A place acquires meaning through human intervention and transformation. Raised to the level of architecture these transformations interpret and represent society’s values and aspirations. FJMT has a reputation as an ideas-driven practice with an agenda for strong public engagement and resolution of tectonics. Architecture as Material Culture documents this ability to uncover the real and often contradictory issues and potentials of a project through a very careful analysis of purpose and place.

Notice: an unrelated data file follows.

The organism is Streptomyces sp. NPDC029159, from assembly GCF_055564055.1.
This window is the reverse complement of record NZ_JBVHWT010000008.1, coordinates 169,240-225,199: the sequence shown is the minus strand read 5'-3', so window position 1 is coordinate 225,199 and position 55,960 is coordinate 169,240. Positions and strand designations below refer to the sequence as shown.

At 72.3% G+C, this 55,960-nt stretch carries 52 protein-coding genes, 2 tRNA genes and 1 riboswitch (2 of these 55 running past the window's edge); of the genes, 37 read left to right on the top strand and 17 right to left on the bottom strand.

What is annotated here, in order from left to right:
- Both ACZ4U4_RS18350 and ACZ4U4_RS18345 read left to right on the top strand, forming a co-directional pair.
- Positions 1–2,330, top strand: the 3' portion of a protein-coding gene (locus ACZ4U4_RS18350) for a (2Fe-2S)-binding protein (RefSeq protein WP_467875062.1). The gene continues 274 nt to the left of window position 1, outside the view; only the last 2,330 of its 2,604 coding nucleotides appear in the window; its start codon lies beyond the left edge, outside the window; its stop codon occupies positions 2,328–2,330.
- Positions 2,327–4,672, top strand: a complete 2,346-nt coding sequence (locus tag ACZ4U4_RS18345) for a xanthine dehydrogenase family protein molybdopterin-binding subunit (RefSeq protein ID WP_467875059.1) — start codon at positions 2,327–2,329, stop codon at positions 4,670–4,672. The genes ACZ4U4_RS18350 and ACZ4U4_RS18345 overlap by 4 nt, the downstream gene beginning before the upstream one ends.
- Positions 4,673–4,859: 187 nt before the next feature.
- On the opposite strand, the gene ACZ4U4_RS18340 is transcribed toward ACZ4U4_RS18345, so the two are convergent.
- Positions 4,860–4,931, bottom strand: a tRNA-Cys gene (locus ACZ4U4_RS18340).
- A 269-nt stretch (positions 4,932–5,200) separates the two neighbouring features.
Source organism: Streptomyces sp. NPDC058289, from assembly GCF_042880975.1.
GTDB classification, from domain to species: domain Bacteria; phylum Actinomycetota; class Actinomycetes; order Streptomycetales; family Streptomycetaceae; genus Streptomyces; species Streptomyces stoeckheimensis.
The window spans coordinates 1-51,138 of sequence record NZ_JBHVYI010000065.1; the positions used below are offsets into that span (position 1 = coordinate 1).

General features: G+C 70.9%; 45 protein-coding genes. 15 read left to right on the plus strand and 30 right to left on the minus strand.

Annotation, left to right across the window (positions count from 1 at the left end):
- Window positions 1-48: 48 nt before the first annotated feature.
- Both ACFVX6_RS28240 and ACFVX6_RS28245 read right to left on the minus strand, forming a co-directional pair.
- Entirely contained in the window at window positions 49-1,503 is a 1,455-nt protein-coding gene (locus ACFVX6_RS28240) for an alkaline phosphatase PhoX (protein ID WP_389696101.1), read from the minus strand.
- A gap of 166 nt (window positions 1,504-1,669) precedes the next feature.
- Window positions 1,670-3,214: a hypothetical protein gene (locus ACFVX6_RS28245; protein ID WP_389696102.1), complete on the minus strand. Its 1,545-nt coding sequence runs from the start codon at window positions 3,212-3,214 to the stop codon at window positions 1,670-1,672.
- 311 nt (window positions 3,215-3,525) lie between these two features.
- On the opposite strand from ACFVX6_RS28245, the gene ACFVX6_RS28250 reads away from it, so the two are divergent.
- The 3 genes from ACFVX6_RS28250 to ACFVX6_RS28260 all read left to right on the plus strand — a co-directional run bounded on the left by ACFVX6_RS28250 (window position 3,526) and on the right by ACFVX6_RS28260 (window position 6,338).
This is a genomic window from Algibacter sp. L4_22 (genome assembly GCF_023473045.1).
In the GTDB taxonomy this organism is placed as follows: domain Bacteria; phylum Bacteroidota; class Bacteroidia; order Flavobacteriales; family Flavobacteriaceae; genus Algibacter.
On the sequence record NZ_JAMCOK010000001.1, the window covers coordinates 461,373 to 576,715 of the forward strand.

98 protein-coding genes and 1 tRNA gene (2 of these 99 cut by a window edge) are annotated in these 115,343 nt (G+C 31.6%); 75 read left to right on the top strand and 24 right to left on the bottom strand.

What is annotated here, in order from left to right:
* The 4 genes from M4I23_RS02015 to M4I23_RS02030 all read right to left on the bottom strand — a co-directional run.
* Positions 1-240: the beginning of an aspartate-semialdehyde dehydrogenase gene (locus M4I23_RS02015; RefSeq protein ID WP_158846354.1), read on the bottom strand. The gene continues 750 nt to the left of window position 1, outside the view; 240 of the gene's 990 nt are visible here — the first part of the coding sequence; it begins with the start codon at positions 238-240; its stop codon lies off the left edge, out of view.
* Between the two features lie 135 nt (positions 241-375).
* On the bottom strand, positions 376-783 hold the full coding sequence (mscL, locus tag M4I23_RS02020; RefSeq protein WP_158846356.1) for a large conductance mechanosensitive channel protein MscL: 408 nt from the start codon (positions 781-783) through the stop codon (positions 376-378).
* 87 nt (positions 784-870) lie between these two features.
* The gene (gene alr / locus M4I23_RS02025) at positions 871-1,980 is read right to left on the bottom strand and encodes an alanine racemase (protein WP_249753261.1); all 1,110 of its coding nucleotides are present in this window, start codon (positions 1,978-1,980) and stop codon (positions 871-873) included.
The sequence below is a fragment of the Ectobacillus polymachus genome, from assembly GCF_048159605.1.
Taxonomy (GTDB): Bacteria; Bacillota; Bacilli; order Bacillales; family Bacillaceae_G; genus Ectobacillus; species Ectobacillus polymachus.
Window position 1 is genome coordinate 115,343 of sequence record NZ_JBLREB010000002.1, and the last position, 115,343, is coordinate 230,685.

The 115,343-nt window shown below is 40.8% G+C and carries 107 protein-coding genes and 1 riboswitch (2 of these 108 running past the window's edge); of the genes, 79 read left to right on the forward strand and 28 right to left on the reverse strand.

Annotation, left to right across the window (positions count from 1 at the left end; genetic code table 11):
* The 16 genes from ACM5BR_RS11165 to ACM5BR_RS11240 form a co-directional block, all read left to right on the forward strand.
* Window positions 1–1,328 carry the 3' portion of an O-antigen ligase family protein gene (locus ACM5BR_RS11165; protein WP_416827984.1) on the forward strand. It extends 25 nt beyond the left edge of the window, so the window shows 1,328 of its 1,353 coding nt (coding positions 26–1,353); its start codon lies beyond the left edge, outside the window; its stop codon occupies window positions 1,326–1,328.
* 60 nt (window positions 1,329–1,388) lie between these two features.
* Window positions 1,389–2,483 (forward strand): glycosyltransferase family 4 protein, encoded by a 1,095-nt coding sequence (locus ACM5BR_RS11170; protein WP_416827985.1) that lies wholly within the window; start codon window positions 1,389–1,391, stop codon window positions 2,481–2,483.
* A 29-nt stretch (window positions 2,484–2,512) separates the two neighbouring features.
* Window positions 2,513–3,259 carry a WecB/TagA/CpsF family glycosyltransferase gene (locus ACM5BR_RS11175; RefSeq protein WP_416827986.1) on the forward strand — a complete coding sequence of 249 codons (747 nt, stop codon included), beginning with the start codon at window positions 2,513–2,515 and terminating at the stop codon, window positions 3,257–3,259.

Australian architecture practice Francis-Jones Morehen Thorp’s work varies in scale, yet it is all unified by an intuitive sense of place and an elaboration of the tectonic. Form Material Assembly presents FJMT’s work in detail and places it within the emerging culture of Australian architecture. It documents FJMT’s contribution to the wider culture of place and of architecture. A place acquires meaning through human intervention and transformation. Raised to the level of architecture, these transformations represent society’s values.